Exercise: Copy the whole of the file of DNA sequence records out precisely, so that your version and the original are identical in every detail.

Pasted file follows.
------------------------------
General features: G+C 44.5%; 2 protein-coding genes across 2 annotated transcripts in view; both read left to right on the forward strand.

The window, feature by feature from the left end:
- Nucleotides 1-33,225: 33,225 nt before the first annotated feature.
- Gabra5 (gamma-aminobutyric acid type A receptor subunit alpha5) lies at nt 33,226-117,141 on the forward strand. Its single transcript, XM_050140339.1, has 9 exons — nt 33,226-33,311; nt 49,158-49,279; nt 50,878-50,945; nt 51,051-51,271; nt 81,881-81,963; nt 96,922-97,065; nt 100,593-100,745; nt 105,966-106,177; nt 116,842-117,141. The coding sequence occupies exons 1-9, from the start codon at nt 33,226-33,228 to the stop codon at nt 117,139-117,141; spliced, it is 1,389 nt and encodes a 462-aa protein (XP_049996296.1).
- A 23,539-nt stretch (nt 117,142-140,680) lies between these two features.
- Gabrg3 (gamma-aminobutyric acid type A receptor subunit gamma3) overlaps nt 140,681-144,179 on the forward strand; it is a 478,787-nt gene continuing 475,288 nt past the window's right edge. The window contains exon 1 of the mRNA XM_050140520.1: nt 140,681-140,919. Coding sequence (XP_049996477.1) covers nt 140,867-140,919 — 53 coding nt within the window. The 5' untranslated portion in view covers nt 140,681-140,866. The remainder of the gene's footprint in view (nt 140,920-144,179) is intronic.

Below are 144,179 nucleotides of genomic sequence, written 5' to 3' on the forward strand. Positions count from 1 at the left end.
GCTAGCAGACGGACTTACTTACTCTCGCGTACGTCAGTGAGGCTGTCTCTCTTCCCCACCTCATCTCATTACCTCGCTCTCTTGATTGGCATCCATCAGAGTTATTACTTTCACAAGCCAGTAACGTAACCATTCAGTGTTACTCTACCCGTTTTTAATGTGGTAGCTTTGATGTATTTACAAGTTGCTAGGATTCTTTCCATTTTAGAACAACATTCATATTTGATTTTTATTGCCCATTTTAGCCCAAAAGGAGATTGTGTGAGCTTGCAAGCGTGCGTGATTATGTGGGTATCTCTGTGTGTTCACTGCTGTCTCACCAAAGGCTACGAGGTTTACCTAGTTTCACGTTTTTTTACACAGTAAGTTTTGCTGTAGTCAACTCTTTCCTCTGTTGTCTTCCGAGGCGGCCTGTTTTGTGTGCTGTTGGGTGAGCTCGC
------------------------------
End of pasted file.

General features: G+C 44.5%; 2 protein-coding genes across 2 annotated transcripts in view; both read left to right on the forward strand.

The window, feature by feature from the left end:
- Nucleotides 1-33,225: 33,225 nt before the first annotated feature.
- Gabra5 (gamma-aminobutyric acid type A receptor subunit alpha5) lies at nt 33,226-117,141 on the forward strand. Its single transcript, XM_050140339.1, has 9 exons — nt 33,226-33,311; nt 49,158-49,279; nt 50,878-50,945; nt 51,051-51,271; nt 81,881-81,963; nt 96,922-97,065; nt 100,593-100,745; nt 105,966-106,177; nt 116,842-117,141. The coding sequence occupies exons 1-9, from the start codon at nt 33,226-33,228 to the stop codon at nt 117,139-117,141; spliced, it is 1,389 nt and encodes a 462-aa protein (XP_049996296.1).
- A 23,539-nt stretch (nt 117,142-140,680) lies between these two features.
- Gabrg3 (gamma-aminobutyric acid type A receptor subunit gamma3) overlaps nt 140,681-144,179 on the forward strand; it is a 478,787-nt gene continuing 475,288 nt past the window's right edge. The window contains exon 1 of the mRNA XM_050140520.1: nt 140,681-140,919. Coding sequence (XP_049996477.1) covers nt 140,867-140,919 — 53 coding nt within the window. The 5' untranslated portion in view covers nt 140,681-140,866. The remainder of the gene's footprint in view (nt 140,920-144,179) is intronic.

Below are 144,179 nucleotides of genomic sequence, written 5' to 3' on the forward strand. Positions count from 1 at the left end.
GCTAGCAGACGGACTTACTTACTCTCGCGTACGTCAGTGAGGCTGTCTCTCTTCCCCACCTCATCTCATTACCTCGCTCTCTTGATTGGCATCCATCAGAGTTATTACTTTCACAAGCCAGTAACGTAACCATTCAGTGTTACTCTACCCGTTTTTAATGTGGTAGCTTTGATGTATTTACAAGTTGCTAGGATTCTTTCCATTTTAGAACAACATTCATATTTGATTTTTATTGCCCATTTTAGCCCAAAAGGAGATTGTGTGAGCTTGCAAGCGTGCGTGATTATGTGGGTATCTCTGTGTGTTCACTGCTGTCTCACCAAAGGCTACGAGGTTTACCTAGTTTCACGTTTTTTTACACAGTAAGTTTTGCTGTAGTCAACTCTTTCCTCTGTTGTCTTCCGAGGCGGCCTGTTTTGTGTGCTGTTGGGTGAGCTCGC